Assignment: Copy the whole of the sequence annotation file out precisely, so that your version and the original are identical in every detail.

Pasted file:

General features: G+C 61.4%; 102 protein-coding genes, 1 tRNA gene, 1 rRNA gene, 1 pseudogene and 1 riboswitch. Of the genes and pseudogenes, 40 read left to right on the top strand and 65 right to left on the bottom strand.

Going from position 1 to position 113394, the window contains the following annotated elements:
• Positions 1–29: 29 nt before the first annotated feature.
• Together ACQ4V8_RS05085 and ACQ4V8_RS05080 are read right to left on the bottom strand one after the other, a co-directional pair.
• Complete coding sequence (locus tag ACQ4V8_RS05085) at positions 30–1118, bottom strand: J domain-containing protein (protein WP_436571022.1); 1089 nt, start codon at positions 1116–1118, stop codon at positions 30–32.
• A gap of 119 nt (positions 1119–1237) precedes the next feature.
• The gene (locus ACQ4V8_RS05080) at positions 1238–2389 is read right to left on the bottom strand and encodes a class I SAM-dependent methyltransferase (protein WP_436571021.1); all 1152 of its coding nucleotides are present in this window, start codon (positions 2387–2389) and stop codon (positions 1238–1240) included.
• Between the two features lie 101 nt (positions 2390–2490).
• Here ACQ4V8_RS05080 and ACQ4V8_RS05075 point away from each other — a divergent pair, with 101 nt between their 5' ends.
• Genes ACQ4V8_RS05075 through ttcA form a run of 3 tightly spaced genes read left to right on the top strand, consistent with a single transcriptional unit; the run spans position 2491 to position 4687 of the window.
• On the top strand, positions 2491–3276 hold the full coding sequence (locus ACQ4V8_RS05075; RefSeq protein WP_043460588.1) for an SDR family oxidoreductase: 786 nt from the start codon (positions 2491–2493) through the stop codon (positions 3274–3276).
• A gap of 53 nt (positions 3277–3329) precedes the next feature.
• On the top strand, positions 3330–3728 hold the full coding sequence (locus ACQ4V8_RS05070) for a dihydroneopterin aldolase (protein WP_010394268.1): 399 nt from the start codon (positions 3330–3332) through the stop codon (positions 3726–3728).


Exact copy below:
General features: G+C 61.4%; 102 protein-coding genes, 1 tRNA gene, 1 rRNA gene, 1 pseudogene and 1 riboswitch. Of the genes and pseudogenes, 40 read left to right on the top strand and 65 right to left on the bottom strand.

Going from position 1 to position 113394, the window contains the following annotated elements:
• Positions 1–29: 29 nt before the first annotated feature.
• Together ACQ4V8_RS05085 and ACQ4V8_RS05080 are read right to left on the bottom strand one after the other, a co-directional pair.
• Complete coding sequence (locus tag ACQ4V8_RS05085) at positions 30–1118, bottom strand: J domain-containing protein (protein WP_436571022.1); 1089 nt, start codon at positions 1116–1118, stop codon at positions 30–32.
• A gap of 119 nt (positions 1119–1237) precedes the next feature.
• The gene (locus ACQ4V8_RS05080) at positions 1238–2389 is read right to left on the bottom strand and encodes a class I SAM-dependent methyltransferase (protein WP_436571021.1); all 1152 of its coding nucleotides are present in this window, start codon (positions 2387–2389) and stop codon (positions 1238–1240) included.
• Between the two features lie 101 nt (positions 2390–2490).
• Here ACQ4V8_RS05080 and ACQ4V8_RS05075 point away from each other — a divergent pair, with 101 nt between their 5' ends.
• Genes ACQ4V8_RS05075 through ttcA form a run of 3 tightly spaced genes read left to right on the top strand, consistent with a single transcriptional unit; the run spans position 2491 to position 4687 of the window.
• On the top strand, positions 2491–3276 hold the full coding sequence (locus ACQ4V8_RS05075; RefSeq protein WP_043460588.1) for an SDR family oxidoreductase: 786 nt from the start codon (positions 2491–2493) through the stop codon (positions 3274–3276).
• A gap of 53 nt (positions 3277–3329) precedes the next feature.
• On the top strand, positions 3330–3728 hold the full coding sequence (locus ACQ4V8_RS05070) for a dihydroneopterin aldolase (protein WP_010394268.1): 399 nt from the start codon (positions 3330–3332) through the stop codon (positions 3726–3728).